Would I be able to claim compensation for midwife negligence after my baby was stillborn because they failed to diagnose me with diabetes?
It may be possible to claim compensation for midwife negligence for the stillbirth of your child which was as a result of undiagnosed diabetes; however without knowing more about your particular situation a definite answer cannot be given. While stillbirth is thought to be caused by any number of factors such as diabetes, high blood pressure or various infections, the specific causes of stillbirth in many cases cannot be proven or are difficult to establish. You may be eligible to make a claim for the pain and suffering you endured and any post-traumatic stress you have experienced as a result if it can be determined that your midwife was negligent with regards to the duty of care she owed you and your unborn child.
It is in your best interest to contact a personal injury claims solicitor with experience in negligent midwife compensation claims at the first possible moment. Like with any other personal injury claim, the UK Statute of Limitations established in 1980 imposes a three year time limit on those who wish to make a claim for compensation. Though this may seem like more than enough time to pursue a claim for negligence demonstrated by a midwife, medical negligence cases can be complicated so it is best to find out if your claim is viable and if negligence can be established as soon as possible. Having a stillborn baby may appear to be a clear sign of negligence, however it will have to be determined that it could have been avoided if another competent midwife had been treating you instead and if alternative actions had been taken in your treatment.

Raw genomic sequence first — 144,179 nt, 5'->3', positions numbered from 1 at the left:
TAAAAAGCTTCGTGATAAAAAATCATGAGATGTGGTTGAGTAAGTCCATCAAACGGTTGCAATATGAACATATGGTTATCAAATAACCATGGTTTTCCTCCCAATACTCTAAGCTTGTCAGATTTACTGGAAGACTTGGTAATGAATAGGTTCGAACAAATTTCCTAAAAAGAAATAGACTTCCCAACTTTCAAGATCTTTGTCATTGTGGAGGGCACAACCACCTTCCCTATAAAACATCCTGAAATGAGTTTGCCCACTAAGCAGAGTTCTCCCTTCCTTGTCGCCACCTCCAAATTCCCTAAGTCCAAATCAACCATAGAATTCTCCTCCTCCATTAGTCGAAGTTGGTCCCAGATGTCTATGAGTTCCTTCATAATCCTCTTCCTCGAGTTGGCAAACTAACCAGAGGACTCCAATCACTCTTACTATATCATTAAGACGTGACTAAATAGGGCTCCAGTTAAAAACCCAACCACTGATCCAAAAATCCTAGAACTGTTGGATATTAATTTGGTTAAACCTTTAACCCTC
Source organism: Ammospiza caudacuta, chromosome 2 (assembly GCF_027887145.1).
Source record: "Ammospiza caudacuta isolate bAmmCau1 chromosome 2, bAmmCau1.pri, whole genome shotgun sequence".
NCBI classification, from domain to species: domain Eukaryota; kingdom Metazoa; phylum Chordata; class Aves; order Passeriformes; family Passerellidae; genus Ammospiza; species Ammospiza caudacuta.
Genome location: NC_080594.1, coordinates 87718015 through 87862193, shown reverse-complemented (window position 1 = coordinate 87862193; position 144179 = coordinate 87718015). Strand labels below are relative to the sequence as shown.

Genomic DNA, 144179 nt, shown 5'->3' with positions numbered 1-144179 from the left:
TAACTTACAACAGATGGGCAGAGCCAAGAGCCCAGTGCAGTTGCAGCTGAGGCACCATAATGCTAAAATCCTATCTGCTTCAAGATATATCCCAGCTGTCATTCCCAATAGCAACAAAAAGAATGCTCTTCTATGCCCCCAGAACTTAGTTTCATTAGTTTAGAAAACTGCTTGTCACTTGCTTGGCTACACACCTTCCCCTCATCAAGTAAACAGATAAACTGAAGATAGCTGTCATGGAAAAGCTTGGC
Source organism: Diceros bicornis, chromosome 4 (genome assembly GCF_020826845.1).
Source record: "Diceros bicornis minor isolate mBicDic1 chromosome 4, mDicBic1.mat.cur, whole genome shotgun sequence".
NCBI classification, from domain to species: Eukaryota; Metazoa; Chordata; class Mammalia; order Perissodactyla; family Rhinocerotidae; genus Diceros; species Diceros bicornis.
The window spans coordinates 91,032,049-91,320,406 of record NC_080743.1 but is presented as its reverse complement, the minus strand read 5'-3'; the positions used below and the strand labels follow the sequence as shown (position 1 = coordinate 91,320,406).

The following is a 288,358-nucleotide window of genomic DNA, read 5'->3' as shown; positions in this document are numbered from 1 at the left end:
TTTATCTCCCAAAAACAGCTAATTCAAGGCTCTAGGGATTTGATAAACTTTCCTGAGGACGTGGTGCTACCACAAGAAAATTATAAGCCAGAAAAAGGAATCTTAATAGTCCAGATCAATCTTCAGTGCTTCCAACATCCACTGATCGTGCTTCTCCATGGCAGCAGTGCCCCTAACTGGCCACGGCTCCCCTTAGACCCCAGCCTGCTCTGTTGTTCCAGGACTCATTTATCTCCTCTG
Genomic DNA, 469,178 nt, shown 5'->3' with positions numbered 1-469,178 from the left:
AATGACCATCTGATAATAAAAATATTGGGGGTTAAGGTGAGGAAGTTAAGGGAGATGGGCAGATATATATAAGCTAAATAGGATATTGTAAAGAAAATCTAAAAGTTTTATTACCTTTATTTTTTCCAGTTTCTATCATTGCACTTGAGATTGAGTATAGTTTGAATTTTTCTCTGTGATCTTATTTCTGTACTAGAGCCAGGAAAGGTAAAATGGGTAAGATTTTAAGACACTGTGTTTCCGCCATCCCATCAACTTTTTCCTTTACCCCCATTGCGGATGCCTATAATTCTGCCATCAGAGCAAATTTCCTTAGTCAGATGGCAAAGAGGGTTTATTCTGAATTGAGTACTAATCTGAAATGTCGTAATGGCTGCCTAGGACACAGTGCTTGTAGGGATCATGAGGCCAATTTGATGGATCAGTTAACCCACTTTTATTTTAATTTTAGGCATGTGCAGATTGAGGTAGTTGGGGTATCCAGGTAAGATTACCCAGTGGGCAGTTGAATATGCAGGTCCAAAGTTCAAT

Your solicitor will contact every medical professional involved in treating you throughout your pregnancy and obtain all relevant medical notes. These notes will be shown to an independent medical professional that will examine them and determine if it your situation was a demonstration of negligence. Based on what they conclude, your solicitor will decide if your compensation for midwife negligence claim is worth pursuing. If you have a viable claim, your solicitor will send a letter of claim to the negligent party informing them that you are initiating a claim for negligence demonstrated by a midwife against them. They will have 21 days to accept receipt of the letter then a further 90 to inform your solicitor of whether or not they accept liability. If they accept liability, your solicitor will enter into negotiations to secure the maximum amount of negligent midwife compensation claim possible. If they deny liability, then your claim will have to be settled in court.
This is general advice with regards to your potential options for claiming for midwife negligence. A solicitor who has been informed of your situation will be able to give you a better idea of the viability of your claim and also put your mind at ease about pursuing a claim at what is likely to be such a sensitive and emotional time. Therefore it is advisable to make an appointment for a consultation with your solicitor so that you may discuss your claim for compensation for midwife negligence.